Exposing the ‘Partnership Covenant for Religionless’

Not only does this law not provide an alternative to marriage in the rabbinic establishment, it fortifies religious coercion and the Orthodox monopoly over family life.

November 22, 2010 23:06
3 minute read.
Foreign Minister Avigdor Lieberman

Lieberman with headphones 311. (photo credit: AP)


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If you support the “Partnership Covenant” because you believe it is liberal or enlightened, think again. Read the final version of the law confirmed last week and ponder the finer points of the legislative idiocracy.

The most generous interpretation of this law is that it is simply hollow, devoid of content. A more cynical reading reveals a contemptuous twist on the needs of Avigdor Lieberman’s voters and the country’s citizens. Those who read the law might be confused into thinking it actually enables civil marriage. But the fine print, or Article 10, reveals a starkly different picture. The best use for this law is to be buried in the Knesset archives.

The “Partnership Covenant for the Religionless” legislation not only does not rectify the absence of separation of religion and state, it perpetuates and aggravates the problem by expanding the authority of the rabbinic establishment over marriage and family life to not only determine who is a Jew, but who is not a Jew, who belongs to another religion or who has no recognized religion at public expense.

The new law will enable only a man and woman, both citizens, both of whom are certified by the religious courts as having no religion recognized here, to be united in a civil procedure.

Not only does this law not provide an alternative to marriage in the rabbinic establishment, it fortifies religious coercion and the Orthodox monopoly over family life.

Of course, this law does not really permit civil marriage. It will not serve those who don’t want to go through religious institutions for official recognition of their union. It won’t help those who wish to cement their union according to their liberal, secular and free conscience. It does not provide a solution for more than 300,000 immigrants whose Jewish status is in question or contested. Jews and those deemed “religionless” will not be able to marry. It won’t provide a solution for the tens of thousands of Jews who would choose a Reform or Conservative rabbi to officiate at their wedding if it weren’t illegal.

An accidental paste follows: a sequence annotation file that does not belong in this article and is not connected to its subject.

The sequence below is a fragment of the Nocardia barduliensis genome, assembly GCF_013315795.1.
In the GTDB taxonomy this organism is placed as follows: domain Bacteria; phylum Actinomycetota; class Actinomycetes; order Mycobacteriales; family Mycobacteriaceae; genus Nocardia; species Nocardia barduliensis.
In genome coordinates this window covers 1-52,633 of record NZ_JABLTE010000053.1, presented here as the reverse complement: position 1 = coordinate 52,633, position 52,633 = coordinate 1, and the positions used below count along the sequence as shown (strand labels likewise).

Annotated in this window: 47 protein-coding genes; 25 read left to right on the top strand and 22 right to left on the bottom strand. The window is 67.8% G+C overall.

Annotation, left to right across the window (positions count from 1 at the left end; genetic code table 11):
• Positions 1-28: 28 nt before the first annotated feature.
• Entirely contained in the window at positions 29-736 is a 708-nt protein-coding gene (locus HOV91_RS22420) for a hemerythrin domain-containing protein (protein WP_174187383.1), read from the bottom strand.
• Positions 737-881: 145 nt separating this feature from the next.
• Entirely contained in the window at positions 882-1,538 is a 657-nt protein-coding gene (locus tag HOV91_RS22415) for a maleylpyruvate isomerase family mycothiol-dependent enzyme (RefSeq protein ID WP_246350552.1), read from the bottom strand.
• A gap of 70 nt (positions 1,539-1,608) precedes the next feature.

This legislation doesn’t acknowledge same-sex couples, or even allow two certified religionless partners of the same sex to be united in a “partnership covenant.” People of different religions who wish to marry find no redemption in this law. The law will serve a minuscule proportion of the population. Statistics show that it will serve a maximum of 30,000 people. It is unlikely that many couples from among this small population will wish to have their union recognized in a partnership covenant, which is itself legally inferior to marriage. None have registered so far.

A real solution to civil marriage should be just that: civil marriage. Any other substitute is deception. This muddled law needs to be buried.

IF YOU don’t believe me, read Article 10a, which states that the law will not harm the “unique authority of the religious court over marriage and divorce of couples who belong to the religion of the court.” The legislation which was supposed to provide a solution to immigrants who are not Jewish – a substantial share of Lieberman’s electorate – will oblige them to go to the rabbinic establishment or court of another religion to get certification that they are indeed religionless in order to form a legal union, which should be their automatic civil right as citizens and an inalienable human right.

Alongside the inevitable aggravation and unnecessary financial burden this bureaucratic procedure will entail, those people who don’t want an official stamp of religious approval for their union will be forced to go through an invasive and humiliating process clarifying their religious heritage and credentials just to have their union recognized.

Those who read the law are likely to misunderstand the legislators’intent. The text actually does refer to an alternative, equal in rights and obligations, through which a male and a female adult citizen can form a legal union which is not marriage according to religious law. But that’s not the way it really is. Any legal document, especially legislation, should be read carefully, especially Article 10 of the “Partnership Covenant for the Religionless,” which makes a mockery of the constituency of the party that legislated this idiotic law.

The law that will be written into the books of the State of Israel is little more than an illusion of a solution to the absence of civil marriage.

The author is a family law attorney, founder and executive director of New Family.

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